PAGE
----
"For us, Amazon S3 is a burst-management tool for when we get a surge in incoming data," Fisher said. "So it's a cash management tool because we don't have to invest in extra capacity."

Amazon S3 also serves as a poor man's content distribution network for Elephant Drive, Fisher said. For instance, in Europe, where the company does not have its own data center, customers can still load content there using the Amazon S3 infrastructure.

While Elephant Drive uses online backup as a way to attract end users, what keeps them is the data protection and data access the company offers, Fisher said. "Some customers use it to make data accessible anytime, anywhere," he said. "Some use it more like a disk drive."

Elephant Drive's software abstracts the location of the customer's data, Fisher said. "The data is held in multiple places, and not tiered at all," he said. "If you use our user interface and see three objects, one might be in an Elephant Drive data center, one in one S3 data center, and the third in another S3 data center."

While the read and write performance of data when using Amazon S3 is typically lower than for data stored on other arrays, the actual customer experience will vary, Fisher said.

"To the end user trying to upload a file, it might be transparent because their performance may be throttled by local bandwidth," he said. "Sometime's it's better when using an Elephant Drive data center, sometimes it's better from S3. Our software makes the decision from where to access data in real-time."

Next: Hosted Email Providers See Value Of Online Storage

While several service providers use Amazon S3 primarily for offering online backups, others use it as part of an overall service such as online photo sharing and online video broadcasts.

One of those is, a Blacksburg, Va.-based provider of hosted e-mail. The company, which was acquired by RackSpace in October, hosts and manages customer mailboxes with its own NoteWorthy e-mail system, said CTO Bill Boebel. currently hosts about 700,000 mailboxes for about 80,000 businesses and a handful of end users, and offers them a complete service including such functions as collaboration, shared calendars, and shared task lists.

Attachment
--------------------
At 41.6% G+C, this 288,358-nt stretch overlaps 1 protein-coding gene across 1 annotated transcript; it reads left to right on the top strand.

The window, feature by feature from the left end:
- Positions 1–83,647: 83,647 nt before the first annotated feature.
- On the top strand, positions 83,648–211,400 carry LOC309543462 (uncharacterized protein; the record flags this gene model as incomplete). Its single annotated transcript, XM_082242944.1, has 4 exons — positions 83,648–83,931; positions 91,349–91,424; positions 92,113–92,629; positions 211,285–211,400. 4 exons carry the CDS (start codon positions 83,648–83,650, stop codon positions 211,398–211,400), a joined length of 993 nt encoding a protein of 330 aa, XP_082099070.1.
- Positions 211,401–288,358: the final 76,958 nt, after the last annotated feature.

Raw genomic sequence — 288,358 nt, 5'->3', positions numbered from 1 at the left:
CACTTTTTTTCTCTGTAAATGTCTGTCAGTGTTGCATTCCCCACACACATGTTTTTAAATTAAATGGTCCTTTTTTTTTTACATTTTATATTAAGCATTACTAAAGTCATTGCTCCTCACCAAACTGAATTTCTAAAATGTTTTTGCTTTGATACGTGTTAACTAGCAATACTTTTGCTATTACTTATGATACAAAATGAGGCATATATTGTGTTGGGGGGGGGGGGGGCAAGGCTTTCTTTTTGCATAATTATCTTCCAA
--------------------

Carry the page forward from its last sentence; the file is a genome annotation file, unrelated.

NoteWorthy is running on about 400 Linux-based servers, which also serve as the primary storage for the e-mail boxes. E-mail data is encrypted and mirrored internally, and then backed up to Amazon S3's infrastructure once a day, Boebel said. has two data centers, and plans call for them to be able to mirror the e-mail data between them for added protection, Boebel said. also manages RackSpace's Microsoft Exchange e-mail infrastructure, which is protected using a separate storage infrastructure. Eventually it, too, could be interfaced with Amazon S3, Boebel said. "We'd like to," he said. "But we have other priorities to integrate. Now we're focused more on integrating the front end. The back end integration is a lower priority. Right now it works."

Service providers who work with Amazon S3 welcome Google's move into the online storage market.

Next: Google Enters A Dynamic, Growing Market

"Online storage is becoming a commodity, and Google proves that to be true," BeInSync's Ruppin said.

Jungle Disk's Wright said he is excited about Google entering the on-line backup market, one that is still full of startups like his company. "Google getting in this market will help push the market," he said. "Google benefits us by validating the market."

However, he said that the on-line backup market will be monetized differently than the ad-driven model Google currently uses. "There are a lot of ad-driven online photo storage sites," he said. "But our users' primary concern is the security of their data. We offer complete encryption so no one else, including us or Amazon, can see their data."

Boebel at said that Google's move is interesting. "Competition is good for this space," he said. "It might drive prices down."

Fisher at Elephant Drive said Google's "imminent" entry into the online storage space is not new news. "It comes up every few months, and then dies down," he said. "Google says it will offer a product. Some part will be free, some will be paid. But we've seen no performance information."

The online data backup market has been heating up lately as a host of vendors and service providers large and small enter the fray.

EMC in May acquired Berkely Data Systems, developer of the technology behind the Mozy online backup business, for $76 million.

Hard drive vendor Seagate late last year acquired online backup developer EVault for $185 million to go after the small business data protection market. EVault recently unveiled its new EVault Unified Recovery platform, which now includes such features as data deduplication, replication of data to a secondary site for disaster recovery, and data self-healing capabilities.

Other storage hardware and software vendors who have recently moved into the online backup market include Hewlett-Packard, Dell, Iomega, and Symantec.

In addition, several small vendors are also targeting the online backup space, often with a channel model that allows solution providers to either resell the services hosted by the vendor or host the services themselves.